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Chinese Stardom in Participatory Cyberculture

Dorothy Wai Sim Lau

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Examines transnational Chinese stardom as a Web-based phenomenon

As Chinese performers have become more visible on global screens, their professional images - once the preserve of studios and agents - have been increasingly relayed and reworked by film fans. Web technology has made searching, poaching, editing, posting and sharing texts significantly easier, and by using a variety of seamless and innovative methods a new mode of personality construction has been developed. With case studies of high-profile stars like Jet Li, Jackie Chan and Donnie Yen, this ground-breaking book examines transnational Chinese stardom as a Web-based phenomenon, and as an outcome of the participatory practices of cyber fans.

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List of Figures
Note on the Text
Introduction: A Phenomenon After Cinema – The Chinese Stardom Goes ‘Cyber’
Chapter 1 - Blogging Donnie Yen: Remaking the Martial Arts Body as a Cyber-Intertext
Chapter 2 - ‘Flickering’ Jackie Chan: The Actor-Ambassadorial Persona on Photo-sharing Sites
Chapter 3 - ‘Friending’ Jet Li on Facebook: The Celebrity-Philanthropist Persona in Online Social Networks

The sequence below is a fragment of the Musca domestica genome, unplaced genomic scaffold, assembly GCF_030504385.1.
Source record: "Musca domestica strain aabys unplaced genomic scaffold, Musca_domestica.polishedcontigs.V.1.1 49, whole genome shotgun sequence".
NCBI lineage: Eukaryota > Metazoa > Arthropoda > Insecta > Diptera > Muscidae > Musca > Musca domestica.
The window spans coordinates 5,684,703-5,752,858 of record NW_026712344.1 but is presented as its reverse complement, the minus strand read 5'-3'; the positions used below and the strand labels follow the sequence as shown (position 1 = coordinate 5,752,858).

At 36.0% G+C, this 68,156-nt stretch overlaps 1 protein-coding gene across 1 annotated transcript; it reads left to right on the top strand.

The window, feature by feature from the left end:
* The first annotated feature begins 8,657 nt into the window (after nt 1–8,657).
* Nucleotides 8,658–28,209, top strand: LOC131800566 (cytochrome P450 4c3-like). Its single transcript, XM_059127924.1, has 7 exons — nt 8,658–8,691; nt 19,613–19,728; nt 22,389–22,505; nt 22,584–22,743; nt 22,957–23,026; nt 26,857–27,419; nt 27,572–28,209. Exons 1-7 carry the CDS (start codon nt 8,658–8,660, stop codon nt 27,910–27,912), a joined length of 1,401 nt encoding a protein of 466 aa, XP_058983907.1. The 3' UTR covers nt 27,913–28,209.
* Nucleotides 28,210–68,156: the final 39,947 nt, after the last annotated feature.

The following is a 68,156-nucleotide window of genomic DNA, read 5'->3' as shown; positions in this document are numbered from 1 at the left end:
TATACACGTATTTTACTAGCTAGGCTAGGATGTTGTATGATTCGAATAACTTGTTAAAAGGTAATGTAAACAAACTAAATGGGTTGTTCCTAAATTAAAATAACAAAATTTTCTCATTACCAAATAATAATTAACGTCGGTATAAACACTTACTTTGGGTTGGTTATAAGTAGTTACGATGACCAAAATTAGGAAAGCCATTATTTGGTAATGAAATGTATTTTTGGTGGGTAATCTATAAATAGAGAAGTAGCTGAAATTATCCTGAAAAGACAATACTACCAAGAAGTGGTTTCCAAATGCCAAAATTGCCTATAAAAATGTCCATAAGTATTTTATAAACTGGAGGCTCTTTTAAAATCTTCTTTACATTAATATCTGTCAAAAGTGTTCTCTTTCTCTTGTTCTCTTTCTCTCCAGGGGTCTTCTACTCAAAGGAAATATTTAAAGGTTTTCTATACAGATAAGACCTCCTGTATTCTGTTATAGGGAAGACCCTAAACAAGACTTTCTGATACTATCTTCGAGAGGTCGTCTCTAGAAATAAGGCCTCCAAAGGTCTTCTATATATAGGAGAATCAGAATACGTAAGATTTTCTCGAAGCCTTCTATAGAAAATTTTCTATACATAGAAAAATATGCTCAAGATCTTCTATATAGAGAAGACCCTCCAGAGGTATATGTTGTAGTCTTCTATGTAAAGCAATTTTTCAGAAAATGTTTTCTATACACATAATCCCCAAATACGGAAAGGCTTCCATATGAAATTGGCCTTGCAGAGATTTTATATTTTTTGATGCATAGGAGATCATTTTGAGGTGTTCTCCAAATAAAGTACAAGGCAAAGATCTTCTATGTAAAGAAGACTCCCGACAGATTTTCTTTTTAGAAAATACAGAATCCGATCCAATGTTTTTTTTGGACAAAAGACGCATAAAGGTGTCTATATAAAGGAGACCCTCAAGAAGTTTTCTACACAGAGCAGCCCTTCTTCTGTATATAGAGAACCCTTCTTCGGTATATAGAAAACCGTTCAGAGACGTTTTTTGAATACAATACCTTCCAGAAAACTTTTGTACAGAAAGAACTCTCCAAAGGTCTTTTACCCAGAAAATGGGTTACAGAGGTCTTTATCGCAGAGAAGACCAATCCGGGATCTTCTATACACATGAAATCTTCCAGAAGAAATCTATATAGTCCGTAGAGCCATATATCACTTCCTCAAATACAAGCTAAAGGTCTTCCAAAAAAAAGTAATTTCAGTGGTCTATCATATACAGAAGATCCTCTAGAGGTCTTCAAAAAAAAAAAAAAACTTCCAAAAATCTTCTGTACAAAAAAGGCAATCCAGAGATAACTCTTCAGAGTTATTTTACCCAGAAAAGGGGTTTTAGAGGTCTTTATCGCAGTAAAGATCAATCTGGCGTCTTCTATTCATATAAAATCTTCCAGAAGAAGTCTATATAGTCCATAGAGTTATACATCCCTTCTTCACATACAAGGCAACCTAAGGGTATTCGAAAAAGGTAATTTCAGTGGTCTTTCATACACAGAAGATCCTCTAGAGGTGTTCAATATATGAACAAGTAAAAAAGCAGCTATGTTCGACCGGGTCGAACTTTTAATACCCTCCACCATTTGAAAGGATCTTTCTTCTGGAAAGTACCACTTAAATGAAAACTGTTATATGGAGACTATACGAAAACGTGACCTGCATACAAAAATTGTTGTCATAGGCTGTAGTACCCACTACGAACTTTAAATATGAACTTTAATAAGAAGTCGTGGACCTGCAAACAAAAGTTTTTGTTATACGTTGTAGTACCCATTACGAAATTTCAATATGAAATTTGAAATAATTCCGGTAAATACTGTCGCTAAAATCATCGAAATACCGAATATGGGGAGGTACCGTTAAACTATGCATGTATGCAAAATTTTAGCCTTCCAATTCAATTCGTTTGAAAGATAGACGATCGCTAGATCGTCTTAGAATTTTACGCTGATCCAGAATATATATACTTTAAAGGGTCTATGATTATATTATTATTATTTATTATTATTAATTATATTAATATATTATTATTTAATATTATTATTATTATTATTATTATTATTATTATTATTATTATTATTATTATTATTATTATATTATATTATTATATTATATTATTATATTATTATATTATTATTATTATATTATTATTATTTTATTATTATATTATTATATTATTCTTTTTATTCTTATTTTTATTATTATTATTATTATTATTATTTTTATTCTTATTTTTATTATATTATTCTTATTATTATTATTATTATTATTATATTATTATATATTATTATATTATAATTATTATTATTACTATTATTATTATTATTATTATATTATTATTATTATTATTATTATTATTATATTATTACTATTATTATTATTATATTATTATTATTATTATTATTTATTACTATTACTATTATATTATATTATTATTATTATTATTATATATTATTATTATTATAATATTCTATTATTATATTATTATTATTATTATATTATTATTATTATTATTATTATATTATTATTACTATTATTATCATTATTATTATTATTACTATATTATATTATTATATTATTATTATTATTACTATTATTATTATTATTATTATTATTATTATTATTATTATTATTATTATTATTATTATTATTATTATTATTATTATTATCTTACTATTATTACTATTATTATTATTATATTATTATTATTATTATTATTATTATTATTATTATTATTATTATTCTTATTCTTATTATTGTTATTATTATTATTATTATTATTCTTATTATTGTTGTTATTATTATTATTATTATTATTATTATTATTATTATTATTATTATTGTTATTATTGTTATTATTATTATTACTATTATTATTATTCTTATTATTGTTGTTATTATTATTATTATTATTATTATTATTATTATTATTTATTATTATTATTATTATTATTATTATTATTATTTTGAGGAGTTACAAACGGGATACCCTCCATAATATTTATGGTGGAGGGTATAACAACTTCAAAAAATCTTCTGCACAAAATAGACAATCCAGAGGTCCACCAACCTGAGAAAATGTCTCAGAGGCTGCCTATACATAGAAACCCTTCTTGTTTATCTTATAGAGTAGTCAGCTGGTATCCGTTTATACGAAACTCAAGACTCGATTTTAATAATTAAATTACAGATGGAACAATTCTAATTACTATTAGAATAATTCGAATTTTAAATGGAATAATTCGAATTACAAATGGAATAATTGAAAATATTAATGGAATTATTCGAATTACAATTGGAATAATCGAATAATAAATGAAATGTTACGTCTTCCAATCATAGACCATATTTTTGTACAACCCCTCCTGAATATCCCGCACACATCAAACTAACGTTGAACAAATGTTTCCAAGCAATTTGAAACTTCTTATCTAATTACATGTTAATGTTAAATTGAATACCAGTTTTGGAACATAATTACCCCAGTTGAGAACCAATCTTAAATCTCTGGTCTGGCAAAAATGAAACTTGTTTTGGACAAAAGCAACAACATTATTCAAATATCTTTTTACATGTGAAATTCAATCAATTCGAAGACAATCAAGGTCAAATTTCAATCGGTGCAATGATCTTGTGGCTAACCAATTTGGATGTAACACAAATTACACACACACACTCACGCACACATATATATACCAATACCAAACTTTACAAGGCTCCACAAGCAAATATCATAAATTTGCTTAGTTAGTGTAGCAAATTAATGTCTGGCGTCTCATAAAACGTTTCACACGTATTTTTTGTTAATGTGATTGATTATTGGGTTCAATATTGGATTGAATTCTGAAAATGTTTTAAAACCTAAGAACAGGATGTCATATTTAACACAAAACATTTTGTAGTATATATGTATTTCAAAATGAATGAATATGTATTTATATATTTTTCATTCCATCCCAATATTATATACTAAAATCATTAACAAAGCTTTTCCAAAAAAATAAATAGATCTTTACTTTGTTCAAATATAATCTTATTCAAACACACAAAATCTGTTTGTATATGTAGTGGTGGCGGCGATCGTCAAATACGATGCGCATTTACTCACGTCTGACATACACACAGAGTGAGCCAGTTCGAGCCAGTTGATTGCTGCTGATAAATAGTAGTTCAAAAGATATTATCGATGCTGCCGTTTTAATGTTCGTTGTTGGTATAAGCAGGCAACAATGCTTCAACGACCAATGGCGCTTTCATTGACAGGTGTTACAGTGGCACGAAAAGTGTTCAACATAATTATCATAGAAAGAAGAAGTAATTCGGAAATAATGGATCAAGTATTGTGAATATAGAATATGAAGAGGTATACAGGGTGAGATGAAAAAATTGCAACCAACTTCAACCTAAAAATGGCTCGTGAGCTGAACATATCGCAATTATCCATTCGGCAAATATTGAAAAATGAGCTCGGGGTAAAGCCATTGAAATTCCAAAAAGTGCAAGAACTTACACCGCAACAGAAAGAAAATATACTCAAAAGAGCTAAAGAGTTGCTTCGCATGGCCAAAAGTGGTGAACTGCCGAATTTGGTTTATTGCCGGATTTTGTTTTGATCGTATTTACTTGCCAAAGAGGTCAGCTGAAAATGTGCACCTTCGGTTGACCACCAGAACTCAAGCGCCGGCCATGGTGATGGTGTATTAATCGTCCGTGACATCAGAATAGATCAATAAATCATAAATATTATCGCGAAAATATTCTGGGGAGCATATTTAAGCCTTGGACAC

Chapter 4 - YouTubing Zhang Ziyi: Chinese Female Stardom in Fan Videos on Video-sharing Sites
Chapter 5 - Discussing Takeshi Kaneshiro: The Pan-Asian Star Image on Fan Forums
Conclusion - Reimagining Chineseness in the Global Cyber Culture

About the Author

Dorothy Wai Sim Lau is an Assistant Professor at the Academy of Film, Hong Kong Baptist University. Her research interests include stardom, fandom, film theory, Asian cinema, transnational cinema, cyberculture and digital culture. Her publications have appeared in Journal of Chinese Cinemas, Journal of Asian Cinema and Continuum.


If you’re even remotely interested in Chinese cinema or digital media, I beseech you to read this book. Lau’s analysis is diligent, smart, and she writes with gimlet-eyed conviction. The proposition that fans create meaning out of their virtual interactions with popular stars is thoroughly tested on this proving ground.

- Julian Stringer, University of Nottingham

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